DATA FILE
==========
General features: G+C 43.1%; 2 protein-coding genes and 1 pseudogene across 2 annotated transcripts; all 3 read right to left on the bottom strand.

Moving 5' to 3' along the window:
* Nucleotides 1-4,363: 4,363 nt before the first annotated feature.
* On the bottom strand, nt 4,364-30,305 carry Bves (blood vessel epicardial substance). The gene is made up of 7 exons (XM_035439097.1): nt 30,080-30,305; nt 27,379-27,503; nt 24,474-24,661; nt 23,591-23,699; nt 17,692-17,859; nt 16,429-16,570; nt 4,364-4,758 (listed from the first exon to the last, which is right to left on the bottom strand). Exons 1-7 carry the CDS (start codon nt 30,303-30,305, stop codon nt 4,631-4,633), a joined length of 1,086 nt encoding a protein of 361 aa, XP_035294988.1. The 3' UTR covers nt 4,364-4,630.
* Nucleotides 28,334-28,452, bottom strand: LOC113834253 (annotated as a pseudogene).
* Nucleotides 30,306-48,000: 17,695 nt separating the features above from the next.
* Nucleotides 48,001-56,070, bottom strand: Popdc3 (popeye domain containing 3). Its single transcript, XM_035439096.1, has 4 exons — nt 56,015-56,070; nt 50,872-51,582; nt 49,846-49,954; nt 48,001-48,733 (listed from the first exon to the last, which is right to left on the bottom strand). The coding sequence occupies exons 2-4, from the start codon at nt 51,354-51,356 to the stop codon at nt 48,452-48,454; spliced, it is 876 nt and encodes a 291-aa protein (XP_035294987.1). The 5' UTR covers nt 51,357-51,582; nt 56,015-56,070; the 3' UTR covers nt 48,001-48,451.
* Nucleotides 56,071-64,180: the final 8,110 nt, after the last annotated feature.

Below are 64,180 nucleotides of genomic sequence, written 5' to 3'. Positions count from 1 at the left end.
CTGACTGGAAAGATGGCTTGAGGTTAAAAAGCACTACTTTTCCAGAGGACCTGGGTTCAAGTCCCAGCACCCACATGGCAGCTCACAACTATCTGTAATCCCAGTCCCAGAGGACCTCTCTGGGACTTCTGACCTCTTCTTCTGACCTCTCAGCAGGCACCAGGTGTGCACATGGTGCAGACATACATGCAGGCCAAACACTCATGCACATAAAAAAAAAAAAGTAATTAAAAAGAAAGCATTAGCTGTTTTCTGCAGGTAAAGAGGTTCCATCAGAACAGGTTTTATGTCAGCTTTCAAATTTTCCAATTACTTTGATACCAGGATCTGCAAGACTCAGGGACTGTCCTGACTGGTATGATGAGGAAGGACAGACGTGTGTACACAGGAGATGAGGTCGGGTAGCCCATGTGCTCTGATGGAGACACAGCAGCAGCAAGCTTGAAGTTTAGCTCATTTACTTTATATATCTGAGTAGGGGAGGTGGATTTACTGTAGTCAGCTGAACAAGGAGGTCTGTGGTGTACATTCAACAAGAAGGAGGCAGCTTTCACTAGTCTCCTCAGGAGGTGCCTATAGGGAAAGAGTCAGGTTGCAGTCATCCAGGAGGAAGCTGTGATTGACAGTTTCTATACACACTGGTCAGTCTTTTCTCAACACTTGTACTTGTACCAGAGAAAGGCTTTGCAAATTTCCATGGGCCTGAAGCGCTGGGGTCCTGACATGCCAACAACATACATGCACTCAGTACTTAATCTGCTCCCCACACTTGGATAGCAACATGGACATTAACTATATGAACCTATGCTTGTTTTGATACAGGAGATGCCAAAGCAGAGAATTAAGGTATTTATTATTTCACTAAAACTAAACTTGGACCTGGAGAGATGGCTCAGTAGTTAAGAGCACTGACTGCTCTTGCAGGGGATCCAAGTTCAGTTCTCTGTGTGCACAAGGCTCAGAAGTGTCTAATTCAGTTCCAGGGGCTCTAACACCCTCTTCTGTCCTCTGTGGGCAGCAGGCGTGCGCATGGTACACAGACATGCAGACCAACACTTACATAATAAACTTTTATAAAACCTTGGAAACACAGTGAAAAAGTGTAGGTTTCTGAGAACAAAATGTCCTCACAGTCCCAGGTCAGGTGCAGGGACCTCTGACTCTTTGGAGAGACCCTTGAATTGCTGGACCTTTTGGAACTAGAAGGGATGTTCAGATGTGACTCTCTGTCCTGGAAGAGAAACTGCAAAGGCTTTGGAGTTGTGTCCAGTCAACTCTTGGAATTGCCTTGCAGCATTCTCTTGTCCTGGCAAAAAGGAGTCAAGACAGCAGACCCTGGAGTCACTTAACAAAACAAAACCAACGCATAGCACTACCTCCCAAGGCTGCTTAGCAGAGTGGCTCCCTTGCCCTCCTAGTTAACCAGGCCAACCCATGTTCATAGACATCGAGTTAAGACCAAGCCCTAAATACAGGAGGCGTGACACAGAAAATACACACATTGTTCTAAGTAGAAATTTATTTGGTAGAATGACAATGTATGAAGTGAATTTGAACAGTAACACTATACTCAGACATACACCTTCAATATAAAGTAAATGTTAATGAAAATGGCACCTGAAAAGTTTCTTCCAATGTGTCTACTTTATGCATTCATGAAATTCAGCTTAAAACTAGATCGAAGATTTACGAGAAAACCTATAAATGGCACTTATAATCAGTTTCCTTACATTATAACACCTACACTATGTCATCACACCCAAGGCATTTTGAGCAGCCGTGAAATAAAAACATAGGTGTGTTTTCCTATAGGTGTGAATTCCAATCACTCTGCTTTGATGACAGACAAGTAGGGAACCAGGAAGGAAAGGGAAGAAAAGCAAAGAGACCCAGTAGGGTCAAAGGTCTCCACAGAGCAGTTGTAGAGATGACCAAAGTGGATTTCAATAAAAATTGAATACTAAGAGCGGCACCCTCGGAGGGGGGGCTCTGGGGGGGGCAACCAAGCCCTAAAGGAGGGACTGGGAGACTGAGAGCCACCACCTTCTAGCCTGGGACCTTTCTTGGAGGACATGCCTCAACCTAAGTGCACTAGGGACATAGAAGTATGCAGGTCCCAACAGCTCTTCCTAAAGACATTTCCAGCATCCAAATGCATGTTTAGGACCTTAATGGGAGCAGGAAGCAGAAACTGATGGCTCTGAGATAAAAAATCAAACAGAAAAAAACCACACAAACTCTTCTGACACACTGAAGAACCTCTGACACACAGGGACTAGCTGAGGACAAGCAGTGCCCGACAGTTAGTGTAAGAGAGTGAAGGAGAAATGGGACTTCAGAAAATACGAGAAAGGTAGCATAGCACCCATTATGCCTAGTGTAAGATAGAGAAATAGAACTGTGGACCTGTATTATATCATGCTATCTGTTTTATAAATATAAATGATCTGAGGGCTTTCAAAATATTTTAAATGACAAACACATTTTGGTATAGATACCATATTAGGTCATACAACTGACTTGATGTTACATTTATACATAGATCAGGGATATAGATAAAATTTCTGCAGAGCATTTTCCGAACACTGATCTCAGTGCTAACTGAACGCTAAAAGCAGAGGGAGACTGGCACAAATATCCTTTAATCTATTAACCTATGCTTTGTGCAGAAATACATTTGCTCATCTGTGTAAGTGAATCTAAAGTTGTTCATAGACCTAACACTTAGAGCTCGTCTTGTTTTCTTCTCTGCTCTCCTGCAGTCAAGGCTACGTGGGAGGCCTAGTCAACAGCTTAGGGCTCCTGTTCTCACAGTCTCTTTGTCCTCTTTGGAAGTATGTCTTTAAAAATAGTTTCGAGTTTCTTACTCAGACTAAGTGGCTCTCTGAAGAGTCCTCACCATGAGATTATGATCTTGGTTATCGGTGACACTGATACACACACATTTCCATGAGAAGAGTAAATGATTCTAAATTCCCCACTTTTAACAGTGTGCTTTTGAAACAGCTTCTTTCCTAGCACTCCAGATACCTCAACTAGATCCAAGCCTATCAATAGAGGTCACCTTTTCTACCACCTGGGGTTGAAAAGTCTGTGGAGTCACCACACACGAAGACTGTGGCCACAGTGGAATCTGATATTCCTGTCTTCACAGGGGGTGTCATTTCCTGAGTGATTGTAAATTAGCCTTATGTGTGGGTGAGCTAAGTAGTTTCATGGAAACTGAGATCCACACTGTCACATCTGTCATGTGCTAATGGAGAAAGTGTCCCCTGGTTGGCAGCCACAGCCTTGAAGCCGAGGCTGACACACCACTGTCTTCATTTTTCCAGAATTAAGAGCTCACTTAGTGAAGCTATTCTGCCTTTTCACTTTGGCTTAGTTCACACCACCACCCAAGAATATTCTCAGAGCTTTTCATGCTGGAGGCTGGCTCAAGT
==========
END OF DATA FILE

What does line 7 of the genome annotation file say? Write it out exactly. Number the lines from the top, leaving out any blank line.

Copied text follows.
* Nucleotides 48,001-56,070, bottom strand: Popdc3 (popeye domain containing 3). Its single transcript, XM_035439096.1, has 4 exons — nt 56,015-56,070; nt 50,872-51,582; nt 49,846-49,954; nt 48,001-48,733 (listed from the first exon to the last, which is right to left on the bottom strand). The coding sequence occupies exons 2-4, from the start codon at nt 51,354-51,356 to the stop codon at nt 48,452-48,454; spliced, it is 876 nt and encodes a 291-aa protein (XP_035294987.1). The 5' UTR covers nt 51,357-51,582; nt 56,015-56,070; the 3' UTR covers nt 48,001-48,451.